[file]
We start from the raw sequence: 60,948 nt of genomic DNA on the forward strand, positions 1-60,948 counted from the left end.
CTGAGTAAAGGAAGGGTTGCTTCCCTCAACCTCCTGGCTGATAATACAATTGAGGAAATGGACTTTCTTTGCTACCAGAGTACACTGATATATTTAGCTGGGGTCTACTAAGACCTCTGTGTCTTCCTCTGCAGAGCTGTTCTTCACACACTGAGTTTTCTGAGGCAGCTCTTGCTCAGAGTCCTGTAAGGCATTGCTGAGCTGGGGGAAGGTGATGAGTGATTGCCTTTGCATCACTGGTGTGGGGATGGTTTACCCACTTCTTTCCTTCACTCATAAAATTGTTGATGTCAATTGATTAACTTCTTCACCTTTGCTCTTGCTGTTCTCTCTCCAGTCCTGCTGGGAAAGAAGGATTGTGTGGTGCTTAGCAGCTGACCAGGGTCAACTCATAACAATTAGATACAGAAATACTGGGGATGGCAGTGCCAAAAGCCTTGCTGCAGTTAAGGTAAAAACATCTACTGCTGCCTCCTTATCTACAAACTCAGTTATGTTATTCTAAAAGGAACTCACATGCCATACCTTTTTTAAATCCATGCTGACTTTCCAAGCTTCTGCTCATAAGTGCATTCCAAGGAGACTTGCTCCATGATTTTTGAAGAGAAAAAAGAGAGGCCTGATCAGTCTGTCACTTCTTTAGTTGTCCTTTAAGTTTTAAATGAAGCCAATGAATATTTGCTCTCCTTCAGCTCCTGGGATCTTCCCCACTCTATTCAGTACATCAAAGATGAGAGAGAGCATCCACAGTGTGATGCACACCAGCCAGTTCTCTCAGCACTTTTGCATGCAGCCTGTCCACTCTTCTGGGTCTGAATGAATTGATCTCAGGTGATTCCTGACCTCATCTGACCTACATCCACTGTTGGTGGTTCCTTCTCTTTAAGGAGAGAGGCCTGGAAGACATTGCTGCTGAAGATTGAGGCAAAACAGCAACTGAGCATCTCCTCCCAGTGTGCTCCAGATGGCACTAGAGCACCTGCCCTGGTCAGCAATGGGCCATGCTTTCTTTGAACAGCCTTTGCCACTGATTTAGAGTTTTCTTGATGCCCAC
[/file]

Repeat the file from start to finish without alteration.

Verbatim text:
We start from the raw sequence: 60,948 nt of genomic DNA on the forward strand, positions 1-60,948 counted from the left end.
CTGAGTAAAGGAAGGGTTGCTTCCCTCAACCTCCTGGCTGATAATACAATTGAGGAAATGGACTTTCTTTGCTACCAGAGTACACTGATATATTTAGCTGGGGTCTACTAAGACCTCTGTGTCTTCCTCTGCAGAGCTGTTCTTCACACACTGAGTTTTCTGAGGCAGCTCTTGCTCAGAGTCCTGTAAGGCATTGCTGAGCTGGGGGAAGGTGATGAGTGATTGCCTTTGCATCACTGGTGTGGGGATGGTTTACCCACTTCTTTCCTTCACTCATAAAATTGTTGATGTCAATTGATTAACTTCTTCACCTTTGCTCTTGCTGTTCTCTCTCCAGTCCTGCTGGGAAAGAAGGATTGTGTGGTGCTTAGCAGCTGACCAGGGTCAACTCATAACAATTAGATACAGAAATACTGGGGATGGCAGTGCCAAAAGCCTTGCTGCAGTTAAGGTAAAAACATCTACTGCTGCCTCCTTATCTACAAACTCAGTTATGTTATTCTAAAAGGAACTCACATGCCATACCTTTTTTAAATCCATGCTGACTTTCCAAGCTTCTGCTCATAAGTGCATTCCAAGGAGACTTGCTCCATGATTTTTGAAGAGAAAAAAGAGAGGCCTGATCAGTCTGTCACTTCTTTAGTTGTCCTTTAAGTTTTAAATGAAGCCAATGAATATTTGCTCTCCTTCAGCTCCTGGGATCTTCCCCACTCTATTCAGTACATCAAAGATGAGAGAGAGCATCCACAGTGTGATGCACACCAGCCAGTTCTCTCAGCACTTTTGCATGCAGCCTGTCCACTCTTCTGGGTCTGAATGAATTGATCTCAGGTGATTCCTGACCTCATCTGACCTACATCCACTGTTGGTGGTTCCTTCTCTTTAAGGAGAGAGGCCTGGAAGACATTGCTGCTGAAGATTGAGGCAAAACAGCAACTGAGCATCTCCTCCCAGTGTGCTCCAGATGGCACTAGAGCACCTGCCCTGGTCAGCAATGGGCCATGCTTTCTTTGAACAGCCTTTGCCACTGATTTAGAGTTTTCTTGATGCCCAC